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A visitor to this board sent an email inquiry, which I thought may be of general interest, along with the answer I was able to research:

Could you please advise me how the YB1-17 bomber was brought onto Treasure

Island in 1939 & 1940. I didn't think there was a runway, so was it barged

to the island. I visited the fair with my family in 1940 but I only have

vague recollections of some of the exhibits. Later on I spent 1 year on the

island attending a Naval School. Thanks for any information.

Anecdotal evidence that it was probably barged from Oakland-Alameda Naval

Air Station to Treasure Island:

There were 13 YB-17's built. 12 went to Langley Air Base in Virginia, and

one went to Wright Field in Ohio for testing. We know that the one at the

GGIE was the one assigned to Wright Field. All of these planes were mostly

seen flying around the eastern states. Yet, there is one photo of a YB-17,

dated 1939, and identified as "Oakland". What would it be doing on the west

coast, if not being sent to the GGIE?

Although the Navy has moved out, the runway at Oakland-Alameda NAS is right

next to the water. You can see it on the tv show Mythbusters- they use the

runway all the time for their experiments. There are also a number of huge

cranes nearby, which could easily lift a plane from the runway onto a barge.

Some barges also include a crane on the barge itself. This might have been

necessary to unload the plane at Treasure Island.

At the GGIE, the YB-17 was displayed next to the Federal Pavilion, on the

water side- facing east. There was a large boat ramp there.

So it stands to reason that it was barged directly from the Oakland-Alameda

runway to that boat ramp on the east side of the Federal Pavilion.

A couple of other interesting notes:

On opening day in February 1939, the opening ceremonies were held right

there on that east side of the Federal Pavilion. There was a huge

grandstand right where the YB-17 sat. Either they built the grandstand OVER

the YB-17, or they temporarily towed it into one of the nearby huge airplane

hangers (built as hangers for flying boats for the hoped-for follow-on use

of Treasure Island as a San Francisco International airport (flying boats

only). That never happened- the Navy took it over because of the war. The

two huge hangers are still there though.

In 1939 the YB-17 was displayed in standard polished aluminum colors.

Between the two GGIE seasons when the fair was closed, the YB-17 was taken

to Mather Air Base near Sacramento and repainted into an early war readiness

camouflage pattern. It was then returned to Treasure Island for the 1940

season, and shown in that camouflage paint. How did they get it to Mather

Air Base? We would presume they barged it back to Oakland-Alameda and flew

it from there to Mather, then returned it with the new paint job.





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Flying into Crissy Field in a B-17 in 1939 must have been quite an adventure. Grass runway... and it had been CLOSED two years earlier, because of the construction of the onramp leading up to the Golden Gate Bridge, which made approaches from the north too perilous (to say nothing of takeoffs in that direction!). Army operations were moved to Hamilton Field. Since the crew of the expo bomber came from Hamilton, it stands to reason that some of them were probably very familiar with Crissy, and decided to try it. They had to have flown in toward the northwest, over the bay, and if they didn't get it set down... GOOD LUCK !!! No second chances.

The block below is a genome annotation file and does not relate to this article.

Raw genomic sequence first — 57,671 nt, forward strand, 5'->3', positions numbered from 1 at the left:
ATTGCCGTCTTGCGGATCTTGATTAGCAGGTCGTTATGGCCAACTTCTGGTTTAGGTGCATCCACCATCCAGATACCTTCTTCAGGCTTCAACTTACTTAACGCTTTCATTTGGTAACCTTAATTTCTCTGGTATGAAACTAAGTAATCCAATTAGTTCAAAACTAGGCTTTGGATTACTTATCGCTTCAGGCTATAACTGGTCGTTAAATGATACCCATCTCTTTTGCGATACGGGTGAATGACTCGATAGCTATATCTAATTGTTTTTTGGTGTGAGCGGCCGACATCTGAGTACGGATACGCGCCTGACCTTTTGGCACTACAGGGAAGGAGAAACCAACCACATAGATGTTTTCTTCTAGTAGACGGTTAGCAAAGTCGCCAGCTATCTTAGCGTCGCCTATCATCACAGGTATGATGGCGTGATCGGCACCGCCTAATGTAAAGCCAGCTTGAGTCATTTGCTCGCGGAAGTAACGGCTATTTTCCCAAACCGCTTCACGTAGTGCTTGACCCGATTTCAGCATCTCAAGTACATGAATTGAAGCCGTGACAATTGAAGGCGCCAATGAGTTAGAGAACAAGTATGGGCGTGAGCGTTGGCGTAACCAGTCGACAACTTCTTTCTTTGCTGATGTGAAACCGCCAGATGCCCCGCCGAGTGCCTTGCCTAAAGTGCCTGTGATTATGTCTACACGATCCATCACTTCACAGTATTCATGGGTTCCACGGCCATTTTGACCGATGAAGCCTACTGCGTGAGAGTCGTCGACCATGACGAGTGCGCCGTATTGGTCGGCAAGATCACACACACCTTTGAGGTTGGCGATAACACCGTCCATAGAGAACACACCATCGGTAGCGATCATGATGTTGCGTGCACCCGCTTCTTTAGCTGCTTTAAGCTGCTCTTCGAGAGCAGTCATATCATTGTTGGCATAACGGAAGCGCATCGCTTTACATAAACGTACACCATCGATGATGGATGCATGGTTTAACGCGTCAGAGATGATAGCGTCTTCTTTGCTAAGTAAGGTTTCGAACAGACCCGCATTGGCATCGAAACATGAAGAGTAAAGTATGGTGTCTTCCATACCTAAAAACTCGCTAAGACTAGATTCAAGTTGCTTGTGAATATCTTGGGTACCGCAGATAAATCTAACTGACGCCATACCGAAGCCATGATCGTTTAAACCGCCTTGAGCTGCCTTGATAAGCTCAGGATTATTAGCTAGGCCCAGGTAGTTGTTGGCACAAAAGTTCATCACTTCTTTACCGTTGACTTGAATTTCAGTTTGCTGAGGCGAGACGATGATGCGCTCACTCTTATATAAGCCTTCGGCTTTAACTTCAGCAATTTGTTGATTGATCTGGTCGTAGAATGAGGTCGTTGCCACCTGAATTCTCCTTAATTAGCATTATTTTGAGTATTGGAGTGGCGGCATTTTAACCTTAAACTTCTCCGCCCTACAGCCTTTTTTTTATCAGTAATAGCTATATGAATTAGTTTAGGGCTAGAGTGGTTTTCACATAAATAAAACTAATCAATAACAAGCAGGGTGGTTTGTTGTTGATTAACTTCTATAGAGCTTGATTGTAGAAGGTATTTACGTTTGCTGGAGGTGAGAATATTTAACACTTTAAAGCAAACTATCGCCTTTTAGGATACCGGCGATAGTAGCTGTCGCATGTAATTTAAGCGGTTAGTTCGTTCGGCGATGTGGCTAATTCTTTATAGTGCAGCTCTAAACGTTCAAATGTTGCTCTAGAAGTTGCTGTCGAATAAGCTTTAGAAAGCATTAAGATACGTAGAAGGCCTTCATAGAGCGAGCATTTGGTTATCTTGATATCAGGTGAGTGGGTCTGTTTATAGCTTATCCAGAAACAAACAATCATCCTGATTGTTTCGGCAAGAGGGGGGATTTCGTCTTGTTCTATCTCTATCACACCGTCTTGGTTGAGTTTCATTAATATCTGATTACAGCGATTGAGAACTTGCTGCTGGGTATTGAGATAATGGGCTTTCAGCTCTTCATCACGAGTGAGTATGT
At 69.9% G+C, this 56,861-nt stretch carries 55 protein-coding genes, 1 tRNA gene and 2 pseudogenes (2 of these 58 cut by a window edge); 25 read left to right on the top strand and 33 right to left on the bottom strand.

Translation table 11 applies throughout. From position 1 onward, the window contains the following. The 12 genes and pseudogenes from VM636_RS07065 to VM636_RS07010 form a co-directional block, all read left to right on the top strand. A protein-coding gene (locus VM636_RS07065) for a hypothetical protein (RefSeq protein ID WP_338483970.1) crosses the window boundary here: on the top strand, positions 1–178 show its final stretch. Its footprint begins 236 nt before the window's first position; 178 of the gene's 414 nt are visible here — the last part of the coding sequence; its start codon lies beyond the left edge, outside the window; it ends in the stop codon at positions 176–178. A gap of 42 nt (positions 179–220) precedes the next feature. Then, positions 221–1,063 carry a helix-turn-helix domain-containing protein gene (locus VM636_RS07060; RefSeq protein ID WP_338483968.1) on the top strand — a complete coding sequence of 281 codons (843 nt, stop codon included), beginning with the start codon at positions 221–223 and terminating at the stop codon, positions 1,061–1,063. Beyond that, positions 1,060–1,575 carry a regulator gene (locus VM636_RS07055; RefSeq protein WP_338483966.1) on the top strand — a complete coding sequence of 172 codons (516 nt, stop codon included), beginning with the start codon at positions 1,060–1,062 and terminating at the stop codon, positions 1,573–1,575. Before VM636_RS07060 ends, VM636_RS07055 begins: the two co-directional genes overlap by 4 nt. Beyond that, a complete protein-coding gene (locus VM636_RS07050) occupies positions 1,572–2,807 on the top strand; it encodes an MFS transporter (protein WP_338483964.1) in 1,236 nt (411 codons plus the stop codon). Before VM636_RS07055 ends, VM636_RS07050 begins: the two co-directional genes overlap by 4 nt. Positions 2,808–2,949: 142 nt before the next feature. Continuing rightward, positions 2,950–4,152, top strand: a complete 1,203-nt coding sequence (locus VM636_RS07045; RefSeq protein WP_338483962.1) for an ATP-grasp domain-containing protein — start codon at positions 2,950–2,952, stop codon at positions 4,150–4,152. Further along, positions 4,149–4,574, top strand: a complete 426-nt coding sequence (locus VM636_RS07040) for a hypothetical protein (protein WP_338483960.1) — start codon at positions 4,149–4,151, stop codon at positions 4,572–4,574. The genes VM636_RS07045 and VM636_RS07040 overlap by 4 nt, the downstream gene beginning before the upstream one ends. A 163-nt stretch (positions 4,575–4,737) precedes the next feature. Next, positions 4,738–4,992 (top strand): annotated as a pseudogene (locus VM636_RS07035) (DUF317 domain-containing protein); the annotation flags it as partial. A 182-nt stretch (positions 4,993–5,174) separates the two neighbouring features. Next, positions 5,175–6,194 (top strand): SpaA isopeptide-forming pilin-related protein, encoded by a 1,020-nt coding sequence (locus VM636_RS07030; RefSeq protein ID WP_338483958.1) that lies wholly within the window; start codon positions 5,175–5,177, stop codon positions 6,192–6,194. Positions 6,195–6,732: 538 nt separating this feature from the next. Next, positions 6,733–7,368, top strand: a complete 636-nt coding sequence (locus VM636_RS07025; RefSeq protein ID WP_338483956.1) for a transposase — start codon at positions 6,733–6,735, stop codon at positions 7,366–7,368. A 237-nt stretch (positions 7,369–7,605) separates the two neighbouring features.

Thanks for sharing this story Bill. I had already found that Hamilton Air Base was one of the first to receive B-17B's straight from the factory, in the summer of 1939... so maybe some YB-17's were sent their way beforehand so the crews could train in them. I believe Hamilton was up and running with the first B-17 squadron on the west coast by late 1939.

Crissy field reopened during WWII to handle light scout planes (the size of Cessnas) and later helicopters. It even got a paved runway in the 1950's (now removed). But this Expo YB-17 might have been the last big plane to visit Crissy.

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The story is also interesting, that the flight crew first planned to land on Treasure Island itself, in the parking lot, but construction crews misunderstood and put up light poles prematurely.

A couple of years later the Navy did exactly that- put in a runway across that very parking lot- during WWII. But in the late 40's that runway was abandoned and the Navy built on top of it. Planes would never land on Treasure Island again.

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Came across this site while googling for the location of an old photo I got at an estate sale in San Francisco a few years ago. Thanks to you guys I see it's the first-state (aluminum before the camo paint_ YB17 seen here. I was not sure of the location because I could not ID the large stanchions until I began seeing GGIE pics. Anyways, thanks for the cool site and the info, and here's my old pic from someone, unknown, who was there.



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I too spent almost a year at Treasure Island in 1950 attending a 42-week Navy Electronic Technician school, so it sort of feels like an old home despite its changes over the years. When my enlistment was up in late 1953, I was offered a teaching position at T.I. if I would ship over for another four years. Thanks, but no thanks. Twenty five years later I showed up in the Bay Area again. Geez, I could have saved all that time if I had said yes!

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